Beth Potter exclusive: ‘The shoes help but all athletes have access – it’s an equal playing field’

In four “absolutely mad” days since Scottish triathlete Beth Potter catapulted herself to global renown by running five kilometres in a time quicker than the official world record, everyone in athletics seems to have voiced an opinion on both her feat and her feet.

So what is her verdict? Does Potter believe she would have surpassed the world-record time at a low-key road race in Barrowford, Lancashire, on Saturday if she had not been wearing Asics’ newly released, revolutionary MetaSpeed Sky shoes?

“I don’t know,” she said, dismissively. “The only way to find out is to go and run another 5km with non-carbon shoes and see what I run.”

It is something she has no reason to do. Any time Potter, 29, stands on a start line, every one of her rivals is wearing the latest breed of ‘super shoe’ – a technological mesh of carbon-fibre plate with thick hyper-responsive foam proven to increase energy return – so naturally she will do the same.

Do the shoes help? “Of course,” she admitted. But she does not want them to detract from the work she put in for years before completing a distance familiar to millions at their weekly parkrun in just 14 minutes and 41 seconds.

“ “I find it a bit hurtful when someone says I’m not capable of a world record. It’s been quite hard seeing negative comments,” she told Telegraph Sport. “I train really hard. Obviously the shoes help but all athletes now have access to the same level of shoe so it’s an equal playing field. And you can’t just put them on and run 14.41.

“I do 25 to 30 hours of training a week and I have done for four years. The shoes help, but everyone has access to them. You have to work hard and be talented. Technology moves on.”

Incredibly, Potter only decided to enter the race to see how she would fare “off the back of a challenging week” that had already seen her triumph at an indoor triathlon event in London just a few days earlier. She has also scaled back her run-specific training this year, increasing her bike and swim sessions while reducing her running sessions to four per week.

With a previous 5km personal best of 15.24, she says she “would have been over the moon” to take 10 seconds or so off that time and could not believe how fast she was running during Saturday’s race.

“I was convinced that the guy giving out split times was at the wrong marker,” she said. “All the split times were a number lower than I expected – eight minutes when it should have been nine – so I was like: ‘What is going on here? This is mental’.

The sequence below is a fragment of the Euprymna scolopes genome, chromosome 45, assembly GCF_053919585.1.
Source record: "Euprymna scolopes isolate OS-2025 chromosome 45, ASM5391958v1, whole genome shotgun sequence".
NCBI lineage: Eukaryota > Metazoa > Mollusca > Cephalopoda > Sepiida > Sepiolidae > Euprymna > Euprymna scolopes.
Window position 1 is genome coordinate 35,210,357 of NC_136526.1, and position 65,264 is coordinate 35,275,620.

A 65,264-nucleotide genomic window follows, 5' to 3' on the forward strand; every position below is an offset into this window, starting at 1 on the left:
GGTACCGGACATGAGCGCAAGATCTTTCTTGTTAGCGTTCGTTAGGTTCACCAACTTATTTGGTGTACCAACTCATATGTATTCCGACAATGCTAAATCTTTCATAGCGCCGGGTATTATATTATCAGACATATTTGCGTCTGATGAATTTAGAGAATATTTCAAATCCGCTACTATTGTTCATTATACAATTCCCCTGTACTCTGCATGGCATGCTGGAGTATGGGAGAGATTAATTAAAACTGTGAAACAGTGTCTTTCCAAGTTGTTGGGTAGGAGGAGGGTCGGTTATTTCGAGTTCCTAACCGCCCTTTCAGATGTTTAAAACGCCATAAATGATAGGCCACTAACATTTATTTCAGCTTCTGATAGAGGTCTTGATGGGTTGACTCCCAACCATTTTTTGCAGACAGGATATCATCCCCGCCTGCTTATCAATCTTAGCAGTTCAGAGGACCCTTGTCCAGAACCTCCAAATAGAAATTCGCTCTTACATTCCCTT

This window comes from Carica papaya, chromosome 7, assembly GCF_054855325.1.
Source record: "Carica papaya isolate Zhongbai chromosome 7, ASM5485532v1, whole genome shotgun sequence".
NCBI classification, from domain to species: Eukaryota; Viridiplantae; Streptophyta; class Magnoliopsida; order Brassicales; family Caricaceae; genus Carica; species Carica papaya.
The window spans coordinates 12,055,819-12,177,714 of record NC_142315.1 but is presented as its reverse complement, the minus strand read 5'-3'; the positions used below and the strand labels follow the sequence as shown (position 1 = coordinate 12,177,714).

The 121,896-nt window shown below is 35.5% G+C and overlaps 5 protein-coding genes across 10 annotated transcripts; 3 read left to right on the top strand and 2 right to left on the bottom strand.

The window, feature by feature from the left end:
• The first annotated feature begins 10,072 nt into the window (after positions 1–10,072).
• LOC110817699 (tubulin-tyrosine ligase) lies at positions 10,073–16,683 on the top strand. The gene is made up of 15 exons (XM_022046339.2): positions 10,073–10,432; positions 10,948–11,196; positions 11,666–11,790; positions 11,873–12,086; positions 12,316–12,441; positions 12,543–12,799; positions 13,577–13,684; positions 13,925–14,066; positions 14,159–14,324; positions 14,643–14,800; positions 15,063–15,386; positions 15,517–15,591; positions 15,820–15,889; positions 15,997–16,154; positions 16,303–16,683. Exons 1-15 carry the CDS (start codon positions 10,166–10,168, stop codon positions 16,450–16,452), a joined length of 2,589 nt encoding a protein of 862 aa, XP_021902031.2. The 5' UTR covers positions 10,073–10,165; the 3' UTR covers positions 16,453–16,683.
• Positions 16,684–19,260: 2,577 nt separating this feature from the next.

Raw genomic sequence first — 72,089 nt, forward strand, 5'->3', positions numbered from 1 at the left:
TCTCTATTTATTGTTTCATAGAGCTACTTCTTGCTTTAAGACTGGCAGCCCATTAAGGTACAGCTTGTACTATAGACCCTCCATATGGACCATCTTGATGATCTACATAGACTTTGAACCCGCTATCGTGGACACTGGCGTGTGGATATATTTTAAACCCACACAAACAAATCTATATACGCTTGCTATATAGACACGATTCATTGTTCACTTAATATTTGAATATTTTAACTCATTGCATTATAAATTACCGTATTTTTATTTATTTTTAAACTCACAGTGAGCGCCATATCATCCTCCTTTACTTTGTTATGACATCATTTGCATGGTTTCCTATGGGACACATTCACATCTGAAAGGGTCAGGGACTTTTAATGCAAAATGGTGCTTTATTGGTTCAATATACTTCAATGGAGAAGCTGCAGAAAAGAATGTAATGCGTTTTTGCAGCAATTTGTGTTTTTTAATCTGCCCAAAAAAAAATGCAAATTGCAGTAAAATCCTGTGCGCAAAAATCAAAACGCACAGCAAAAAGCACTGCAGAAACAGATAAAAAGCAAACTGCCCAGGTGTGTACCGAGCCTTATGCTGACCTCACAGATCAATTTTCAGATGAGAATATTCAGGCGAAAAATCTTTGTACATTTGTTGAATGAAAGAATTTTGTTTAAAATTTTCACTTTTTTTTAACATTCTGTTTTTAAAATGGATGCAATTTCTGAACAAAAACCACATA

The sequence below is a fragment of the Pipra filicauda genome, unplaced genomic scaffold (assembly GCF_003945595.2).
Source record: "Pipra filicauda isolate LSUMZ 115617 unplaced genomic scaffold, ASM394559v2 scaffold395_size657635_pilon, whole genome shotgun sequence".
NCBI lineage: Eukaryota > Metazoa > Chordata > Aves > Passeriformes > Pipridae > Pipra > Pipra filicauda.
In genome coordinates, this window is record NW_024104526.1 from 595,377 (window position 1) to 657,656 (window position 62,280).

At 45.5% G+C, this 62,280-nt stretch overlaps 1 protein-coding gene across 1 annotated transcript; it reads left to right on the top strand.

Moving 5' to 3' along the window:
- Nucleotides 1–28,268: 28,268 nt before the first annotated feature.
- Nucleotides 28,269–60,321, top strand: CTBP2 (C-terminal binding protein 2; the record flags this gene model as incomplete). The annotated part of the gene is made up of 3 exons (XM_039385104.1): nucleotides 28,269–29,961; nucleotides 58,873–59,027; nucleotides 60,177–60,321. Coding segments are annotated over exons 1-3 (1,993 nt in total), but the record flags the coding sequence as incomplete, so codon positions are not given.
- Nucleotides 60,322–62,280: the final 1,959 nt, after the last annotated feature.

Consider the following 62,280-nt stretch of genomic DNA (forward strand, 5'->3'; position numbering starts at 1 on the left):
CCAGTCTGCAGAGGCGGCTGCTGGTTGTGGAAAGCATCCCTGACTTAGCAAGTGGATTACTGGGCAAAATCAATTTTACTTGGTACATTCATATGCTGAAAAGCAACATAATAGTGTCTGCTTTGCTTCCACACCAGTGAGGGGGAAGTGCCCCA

“Entering the final lap I knew I had about one kilometre to go and the clock said 11.30-something. I thought they just hadn’t started the clock at the right time.

“I’m still shocked. It is a time I never thought I would be capable of. It was not on my radar.”

So much so that few of the necessary protocols were in place to ensure her time will go down in the record books. Some hasty post-race phone calls ensured Potter was drug tested within 24 hours of the race, which should ensure she officially claims the British record having run 10 seconds quicker than Paula Radcliffe’s mark.

Despite also breaking Kenyan Beatrice Chepkoech’s world record by two seconds, that accolade seems less likely due to more stringent World Athletics criteria requiring drugs testers and senior timekeepers on site. Race organisers are investigating whether it can be ratified, but Potter said: “I still ran it and no one can take that away from me.”

Her feat has naturally prompted questions about what the future holds. A former track runner, who contested the 10,000m at the 2016 Olympics and 2017 World Championships, she has been totally unfunded since switching to triathlon four years ago and still tutors school pupils in physics and maths five times a week for income.

Her dream of representing Britain at this summer’s Tokyo Olympics appeared to have been dashed when the triathlon team was named without her last year based on performances in the 2019 season.

It was a decision that still hurts, perhaps even more so now she has proven herself to be in the form of her life.

“With someone like me I am on an exponential curve,” she said. “I’m new to the sport and learn so much year after year. I’m gutted to be honest.

“I wish the team could be picked this year with in-form athletes. I don’t know what I’m going to do. It’s frustrating.

“The track is an option but it’s a bit all over the place. I don’t think I’d want to go for the 5,000m. I think I’d be better over the 10,000m. To be honest, I just don’t know what I want to do. I really want to go to the Olympics and don’t want that opportunity to slip away.”

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